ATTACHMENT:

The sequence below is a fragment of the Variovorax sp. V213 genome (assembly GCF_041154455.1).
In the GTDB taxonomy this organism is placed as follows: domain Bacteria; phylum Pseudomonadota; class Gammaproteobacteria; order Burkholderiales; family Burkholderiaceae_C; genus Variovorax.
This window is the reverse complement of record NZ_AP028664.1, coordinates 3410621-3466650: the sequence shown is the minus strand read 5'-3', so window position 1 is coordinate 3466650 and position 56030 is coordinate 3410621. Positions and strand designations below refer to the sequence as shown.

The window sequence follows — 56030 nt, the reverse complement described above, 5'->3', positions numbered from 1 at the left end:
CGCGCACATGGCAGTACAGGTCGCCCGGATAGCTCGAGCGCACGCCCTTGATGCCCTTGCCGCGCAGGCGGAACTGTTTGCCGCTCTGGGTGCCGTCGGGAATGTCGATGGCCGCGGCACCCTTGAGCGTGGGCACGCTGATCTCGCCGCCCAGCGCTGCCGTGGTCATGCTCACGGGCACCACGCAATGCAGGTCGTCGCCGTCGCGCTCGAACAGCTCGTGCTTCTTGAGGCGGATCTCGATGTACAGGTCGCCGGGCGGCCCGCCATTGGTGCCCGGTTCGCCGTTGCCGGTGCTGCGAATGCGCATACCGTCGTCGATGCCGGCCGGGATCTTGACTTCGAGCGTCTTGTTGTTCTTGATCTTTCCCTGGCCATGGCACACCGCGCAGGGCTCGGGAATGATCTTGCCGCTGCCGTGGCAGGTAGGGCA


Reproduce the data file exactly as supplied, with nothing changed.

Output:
The sequence below is a fragment of the Variovorax sp. V213 genome (assembly GCF_041154455.1).
In the GTDB taxonomy this organism is placed as follows: domain Bacteria; phylum Pseudomonadota; class Gammaproteobacteria; order Burkholderiales; family Burkholderiaceae_C; genus Variovorax.
This window is the reverse complement of record NZ_AP028664.1, coordinates 3410621-3466650: the sequence shown is the minus strand read 5'-3', so window position 1 is coordinate 3466650 and position 56030 is coordinate 3410621. Positions and strand designations below refer to the sequence as shown.

The window sequence follows — 56030 nt, the reverse complement described above, 5'->3', positions numbered from 1 at the left end:
CGCGCACATGGCAGTACAGGTCGCCCGGATAGCTCGAGCGCACGCCCTTGATGCCCTTGCCGCGCAGGCGGAACTGTTTGCCGCTCTGGGTGCCGTCGGGAATGTCGATGGCCGCGGCACCCTTGAGCGTGGGCACGCTGATCTCGCCGCCCAGCGCTGCCGTGGTCATGCTCACGGGCACCACGCAATGCAGGTCGTCGCCGTCGCGCTCGAACAGCTCGTGCTTCTTGAGGCGGATCTCGATGTACAGGTCGCCGGGCGGCCCGCCATTGGTGCCCGGTTCGCCGTTGCCGGTGCTGCGAATGCGCATACCGTCGTCGATGCCGGCCGGGATCTTGACTTCGAGCGTCTTGTTGTTCTTGATCTTTCCCTGGCCATGGCACACCGCGCAGGGCTCGGGAATGATCTTGCCGCTGCCGTGGCAGGTAGGGCA